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This article in NSE

  1. Vol. 37 No. 1, p. 111-116
     
    Received: May 13, 2008


    * Corresponding author(s): prowens@purdue.edu
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doi:10.2134/jnrlse2008.371111x

Soil Texture Estimates: A Tool to Compare Texture-by-Feel and Lab Data

  1. D. P. Franzmeier and
  2. P. R. Owens *
  1. Department of Agronomy, 915 W. State St., Purdue Univ., West Lafayette, IN 47907

Abstract

Soil texture is a fundamental soil property that impacts agricultural and engineering land-use. Comparing texture estimates-by-feel to laboratory-known values to calibrate fingers is a common practice. As educators, it is difficult to assess this field skill consistently and fairly. The instructor may give full credit for the correct texture class and partial credit for adjoining classes. This works well if the sample is near the center of a class, but not so well if it is near a class boundary. This article describes a computer program methodology using simple trigonometric principles to accurately assess student performance for estimating particle-size distribution (PSD) and soil textural classes. The concept is to plot the estimated PSD and the actual PSD on a texture triangle, calculate the distance between the two points using the scale along any side of the triangle (100 units), and subtract that distance from 100 to obtain a score. If the estimate coincides exactly with laboratory results, the score is 100%. If the estimate and laboratory results are as far apart as possible, at opposite corners of the texture triangle, the score is zero. Other scores are based on the distance between points representing the estimate and the actual on a texture triangle in relation to the length of one side of the triangle. The texture estimator provides a quantitative, consistent, and easy-to-use method of assessing students’ performance. Additionally, this program allows students to observe the errors in estimates, which provides a further educational benefit.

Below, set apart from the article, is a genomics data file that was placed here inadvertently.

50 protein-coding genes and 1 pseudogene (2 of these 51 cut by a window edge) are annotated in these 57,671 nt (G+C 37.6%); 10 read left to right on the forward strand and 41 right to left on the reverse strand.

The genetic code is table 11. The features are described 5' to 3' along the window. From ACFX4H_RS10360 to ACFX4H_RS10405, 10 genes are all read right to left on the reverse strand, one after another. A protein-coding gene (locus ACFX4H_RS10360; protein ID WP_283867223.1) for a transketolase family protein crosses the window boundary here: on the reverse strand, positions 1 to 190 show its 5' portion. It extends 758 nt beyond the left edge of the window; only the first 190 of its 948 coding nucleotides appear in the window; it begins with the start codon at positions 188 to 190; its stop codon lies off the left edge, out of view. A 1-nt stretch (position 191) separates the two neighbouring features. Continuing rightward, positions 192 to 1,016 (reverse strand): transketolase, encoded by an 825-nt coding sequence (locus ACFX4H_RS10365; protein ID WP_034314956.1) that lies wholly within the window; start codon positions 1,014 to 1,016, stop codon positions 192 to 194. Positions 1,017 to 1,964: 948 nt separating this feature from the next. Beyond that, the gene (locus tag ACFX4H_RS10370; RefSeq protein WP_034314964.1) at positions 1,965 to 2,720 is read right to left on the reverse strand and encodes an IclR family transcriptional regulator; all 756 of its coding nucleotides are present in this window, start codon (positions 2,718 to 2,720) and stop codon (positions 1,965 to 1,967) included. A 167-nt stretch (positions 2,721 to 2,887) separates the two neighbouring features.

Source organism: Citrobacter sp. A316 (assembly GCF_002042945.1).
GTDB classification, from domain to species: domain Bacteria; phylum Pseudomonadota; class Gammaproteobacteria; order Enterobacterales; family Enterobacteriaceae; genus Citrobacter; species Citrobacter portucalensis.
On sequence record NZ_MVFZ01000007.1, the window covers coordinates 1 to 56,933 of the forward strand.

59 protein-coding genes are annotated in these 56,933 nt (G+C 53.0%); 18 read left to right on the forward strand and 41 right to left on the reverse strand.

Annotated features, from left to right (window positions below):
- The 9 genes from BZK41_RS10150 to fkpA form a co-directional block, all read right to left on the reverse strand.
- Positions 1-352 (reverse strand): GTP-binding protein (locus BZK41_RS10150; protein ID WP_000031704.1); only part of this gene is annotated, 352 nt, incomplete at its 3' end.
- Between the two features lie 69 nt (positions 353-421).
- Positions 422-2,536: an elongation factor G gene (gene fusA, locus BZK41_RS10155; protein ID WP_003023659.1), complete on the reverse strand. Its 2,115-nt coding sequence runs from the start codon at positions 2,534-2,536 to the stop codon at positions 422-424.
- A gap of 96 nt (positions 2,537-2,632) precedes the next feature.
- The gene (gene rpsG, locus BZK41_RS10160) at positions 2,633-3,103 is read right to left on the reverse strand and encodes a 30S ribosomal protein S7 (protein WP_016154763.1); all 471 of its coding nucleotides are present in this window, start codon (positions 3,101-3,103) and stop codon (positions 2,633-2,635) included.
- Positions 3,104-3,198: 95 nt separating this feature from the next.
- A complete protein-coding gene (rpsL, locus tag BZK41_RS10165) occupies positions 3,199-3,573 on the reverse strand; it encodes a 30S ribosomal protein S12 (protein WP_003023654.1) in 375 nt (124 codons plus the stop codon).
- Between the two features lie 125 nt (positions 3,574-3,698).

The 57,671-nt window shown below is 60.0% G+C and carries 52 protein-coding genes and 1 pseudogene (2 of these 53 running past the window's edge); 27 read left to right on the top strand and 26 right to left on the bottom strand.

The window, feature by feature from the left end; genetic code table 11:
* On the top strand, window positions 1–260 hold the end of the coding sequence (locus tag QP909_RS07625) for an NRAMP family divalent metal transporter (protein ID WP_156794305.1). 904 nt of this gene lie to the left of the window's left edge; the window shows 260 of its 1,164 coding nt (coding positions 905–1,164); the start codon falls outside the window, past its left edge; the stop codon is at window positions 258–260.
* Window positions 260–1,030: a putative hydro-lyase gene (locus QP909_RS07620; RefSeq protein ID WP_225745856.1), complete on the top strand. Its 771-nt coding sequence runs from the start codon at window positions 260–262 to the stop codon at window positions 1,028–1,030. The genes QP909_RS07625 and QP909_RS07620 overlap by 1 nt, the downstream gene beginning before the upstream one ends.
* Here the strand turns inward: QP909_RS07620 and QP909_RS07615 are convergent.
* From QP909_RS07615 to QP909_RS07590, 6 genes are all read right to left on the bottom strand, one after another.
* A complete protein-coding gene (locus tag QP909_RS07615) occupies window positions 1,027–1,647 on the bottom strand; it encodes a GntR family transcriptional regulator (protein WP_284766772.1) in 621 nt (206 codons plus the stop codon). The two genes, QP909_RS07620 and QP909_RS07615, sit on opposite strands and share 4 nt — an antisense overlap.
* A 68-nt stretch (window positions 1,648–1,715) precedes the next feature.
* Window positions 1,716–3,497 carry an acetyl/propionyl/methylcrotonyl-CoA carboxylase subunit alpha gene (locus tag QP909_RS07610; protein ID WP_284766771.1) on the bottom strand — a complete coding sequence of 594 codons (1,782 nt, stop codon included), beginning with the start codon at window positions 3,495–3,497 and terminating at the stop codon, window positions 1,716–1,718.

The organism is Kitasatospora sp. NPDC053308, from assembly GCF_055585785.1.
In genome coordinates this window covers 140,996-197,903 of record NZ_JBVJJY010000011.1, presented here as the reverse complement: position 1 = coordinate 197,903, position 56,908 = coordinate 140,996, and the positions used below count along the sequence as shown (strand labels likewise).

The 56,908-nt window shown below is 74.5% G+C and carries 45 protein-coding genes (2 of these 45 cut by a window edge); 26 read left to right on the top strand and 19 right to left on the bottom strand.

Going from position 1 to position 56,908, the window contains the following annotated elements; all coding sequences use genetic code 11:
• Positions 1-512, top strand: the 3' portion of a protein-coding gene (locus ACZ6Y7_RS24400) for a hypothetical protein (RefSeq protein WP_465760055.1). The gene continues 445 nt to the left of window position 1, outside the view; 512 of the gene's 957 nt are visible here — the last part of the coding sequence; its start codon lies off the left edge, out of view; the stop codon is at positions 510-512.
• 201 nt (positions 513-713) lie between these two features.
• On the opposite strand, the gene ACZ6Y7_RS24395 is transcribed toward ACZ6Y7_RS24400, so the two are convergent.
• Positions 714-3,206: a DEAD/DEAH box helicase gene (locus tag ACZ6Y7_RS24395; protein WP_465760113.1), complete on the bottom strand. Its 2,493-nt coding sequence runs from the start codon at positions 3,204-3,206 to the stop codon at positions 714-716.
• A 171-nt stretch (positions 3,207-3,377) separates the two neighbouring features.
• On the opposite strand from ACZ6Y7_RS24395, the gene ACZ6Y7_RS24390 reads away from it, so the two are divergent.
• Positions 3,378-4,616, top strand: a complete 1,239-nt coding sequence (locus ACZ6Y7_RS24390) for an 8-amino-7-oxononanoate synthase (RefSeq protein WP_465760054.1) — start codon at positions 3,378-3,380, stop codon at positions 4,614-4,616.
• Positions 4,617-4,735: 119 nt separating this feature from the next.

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Copyright © 2008. Copyright © 2008 by the American Society of Agronomy